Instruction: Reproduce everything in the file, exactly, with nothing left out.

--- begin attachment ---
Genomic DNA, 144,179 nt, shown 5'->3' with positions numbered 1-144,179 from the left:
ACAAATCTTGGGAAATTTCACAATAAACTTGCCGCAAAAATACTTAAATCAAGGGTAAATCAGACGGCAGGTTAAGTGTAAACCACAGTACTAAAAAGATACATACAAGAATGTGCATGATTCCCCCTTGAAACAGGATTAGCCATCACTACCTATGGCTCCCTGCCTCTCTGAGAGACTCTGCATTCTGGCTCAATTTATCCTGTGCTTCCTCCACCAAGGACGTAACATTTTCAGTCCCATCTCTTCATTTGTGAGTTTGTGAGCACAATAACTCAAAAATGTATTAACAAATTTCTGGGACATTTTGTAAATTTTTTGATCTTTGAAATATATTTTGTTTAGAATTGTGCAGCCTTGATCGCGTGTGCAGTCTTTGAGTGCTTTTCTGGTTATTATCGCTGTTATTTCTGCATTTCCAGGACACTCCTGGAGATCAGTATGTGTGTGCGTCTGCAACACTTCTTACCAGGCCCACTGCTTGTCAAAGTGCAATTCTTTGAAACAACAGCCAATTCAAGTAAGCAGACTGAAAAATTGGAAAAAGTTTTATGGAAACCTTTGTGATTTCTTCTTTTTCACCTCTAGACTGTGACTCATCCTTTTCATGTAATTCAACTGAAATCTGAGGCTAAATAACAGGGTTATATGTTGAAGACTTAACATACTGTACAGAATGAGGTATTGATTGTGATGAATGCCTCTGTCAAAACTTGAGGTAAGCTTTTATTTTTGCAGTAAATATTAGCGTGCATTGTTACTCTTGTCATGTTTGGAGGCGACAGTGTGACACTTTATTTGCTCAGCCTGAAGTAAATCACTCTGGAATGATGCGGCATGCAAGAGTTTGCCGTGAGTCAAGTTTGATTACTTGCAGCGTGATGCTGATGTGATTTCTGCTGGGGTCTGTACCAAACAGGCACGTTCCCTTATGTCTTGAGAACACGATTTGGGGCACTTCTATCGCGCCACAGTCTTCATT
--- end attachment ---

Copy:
Genomic DNA, 144,179 nt, shown 5'->3' with positions numbered 1-144,179 from the left:
ACAAATCTTGGGAAATTTCACAATAAACTTGCCGCAAAAATACTTAAATCAAGGGTAAATCAGACGGCAGGTTAAGTGTAAACCACAGTACTAAAAAGATACATACAAGAATGTGCATGATTCCCCCTTGAAACAGGATTAGCCATCACTACCTATGGCTCCCTGCCTCTCTGAGAGACTCTGCATTCTGGCTCAATTTATCCTGTGCTTCCTCCACCAAGGACGTAACATTTTCAGTCCCATCTCTTCATTTGTGAGTTTGTGAGCACAATAACTCAAAAATGTATTAACAAATTTCTGGGACATTTTGTAAATTTTTTGATCTTTGAAATATATTTTGTTTAGAATTGTGCAGCCTTGATCGCGTGTGCAGTCTTTGAGTGCTTTTCTGGTTATTATCGCTGTTATTTCTGCATTTCCAGGACACTCCTGGAGATCAGTATGTGTGTGCGTCTGCAACACTTCTTACCAGGCCCACTGCTTGTCAAAGTGCAATTCTTTGAAACAACAGCCAATTCAAGTAAGCAGACTGAAAAATTGGAAAAAGTTTTATGGAAACCTTTGTGATTTCTTCTTTTTCACCTCTAGACTGTGACTCATCCTTTTCATGTAATTCAACTGAAATCTGAGGCTAAATAACAGGGTTATATGTTGAAGACTTAACATACTGTACAGAATGAGGTATTGATTGTGATGAATGCCTCTGTCAAAACTTGAGGTAAGCTTTTATTTTTGCAGTAAATATTAGCGTGCATTGTTACTCTTGTCATGTTTGGAGGCGACAGTGTGACACTTTATTTGCTCAGCCTGAAGTAAATCACTCTGGAATGATGCGGCATGCAAGAGTTTGCCGTGAGTCAAGTTTGATTACTTGCAGCGTGATGCTGATGTGATTTCTGCTGGGGTCTGTACCAAACAGGCACGTTCCCTTATGTCTTGAGAACACGATTTGGGGCACTTCTATCGCGCCACAGTCTTCATT